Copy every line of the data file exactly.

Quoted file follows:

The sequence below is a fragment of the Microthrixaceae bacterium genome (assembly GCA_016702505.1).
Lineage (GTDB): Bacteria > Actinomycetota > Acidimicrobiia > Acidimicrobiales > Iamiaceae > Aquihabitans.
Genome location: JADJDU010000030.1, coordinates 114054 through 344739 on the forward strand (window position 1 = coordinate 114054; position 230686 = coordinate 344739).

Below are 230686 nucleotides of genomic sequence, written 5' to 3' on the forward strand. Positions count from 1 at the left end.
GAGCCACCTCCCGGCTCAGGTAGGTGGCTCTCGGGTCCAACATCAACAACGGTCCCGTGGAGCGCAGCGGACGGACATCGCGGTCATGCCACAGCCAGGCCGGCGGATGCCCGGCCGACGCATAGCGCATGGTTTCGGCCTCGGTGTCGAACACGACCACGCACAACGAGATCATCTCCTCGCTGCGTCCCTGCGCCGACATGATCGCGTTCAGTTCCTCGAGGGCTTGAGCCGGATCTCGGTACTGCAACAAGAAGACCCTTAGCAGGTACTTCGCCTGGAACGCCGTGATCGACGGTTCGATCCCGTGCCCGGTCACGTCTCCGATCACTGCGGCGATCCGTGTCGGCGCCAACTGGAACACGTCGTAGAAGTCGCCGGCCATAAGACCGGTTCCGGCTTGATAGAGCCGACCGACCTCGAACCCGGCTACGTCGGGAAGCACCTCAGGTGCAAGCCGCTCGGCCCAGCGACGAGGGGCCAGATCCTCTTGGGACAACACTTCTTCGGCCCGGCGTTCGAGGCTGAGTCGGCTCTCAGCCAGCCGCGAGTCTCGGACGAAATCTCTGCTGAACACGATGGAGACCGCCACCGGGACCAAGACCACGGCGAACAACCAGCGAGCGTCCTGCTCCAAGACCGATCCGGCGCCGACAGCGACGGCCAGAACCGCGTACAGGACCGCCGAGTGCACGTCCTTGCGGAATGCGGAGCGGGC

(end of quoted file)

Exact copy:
The sequence below is a fragment of the Microthrixaceae bacterium genome (assembly GCA_016702505.1).
Lineage (GTDB): Bacteria > Actinomycetota > Acidimicrobiia > Acidimicrobiales > Iamiaceae > Aquihabitans.
Genome location: JADJDU010000030.1, coordinates 114054 through 344739 on the forward strand (window position 1 = coordinate 114054; position 230686 = coordinate 344739).

Below are 230686 nucleotides of genomic sequence, written 5' to 3' on the forward strand. Positions count from 1 at the left end.
GAGCCACCTCCCGGCTCAGGTAGGTGGCTCTCGGGTCCAACATCAACAACGGTCCCGTGGAGCGCAGCGGACGGACATCGCGGTCATGCCACAGCCAGGCCGGCGGATGCCCGGCCGACGCATAGCGCATGGTTTCGGCCTCGGTGTCGAACACGACCACGCACAACGAGATCATCTCCTCGCTGCGTCCCTGCGCCGACATGATCGCGTTCAGTTCCTCGAGGGCTTGAGCCGGATCTCGGTACTGCAACAAGAAGACCCTTAGCAGGTACTTCGCCTGGAACGCCGTGATCGACGGTTCGATCCCGTGCCCGGTCACGTCTCCGATCACTGCGGCGATCCGTGTCGGCGCCAACTGGAACACGTCGTAGAAGTCGCCGGCCATAAGACCGGTTCCGGCTTGATAGAGCCGACCGACCTCGAACCCGGCTACGTCGGGAAGCACCTCAGGTGCAAGCCGCTCGGCCCAGCGACGAGGGGCCAGATCCTCTTGGGACAACACTTCTTCGGCCCGGCGTTCGAGGCTGAGTCGGCTCTCAGCCAGCCGCGAGTCTCGGACGAAATCTCTGCTGAACACGATGGAGACCGCCACCGGGACCAAGACCACGGCGAACAACCAGCGAGCGTCCTGCTCCAAGACCGATCCGGCGCCGACAGCGACGGCCAGAACCGCGTACAGGACCGCCGAGTGCACGTCCTTGCGGAATGCGGAGCGGGC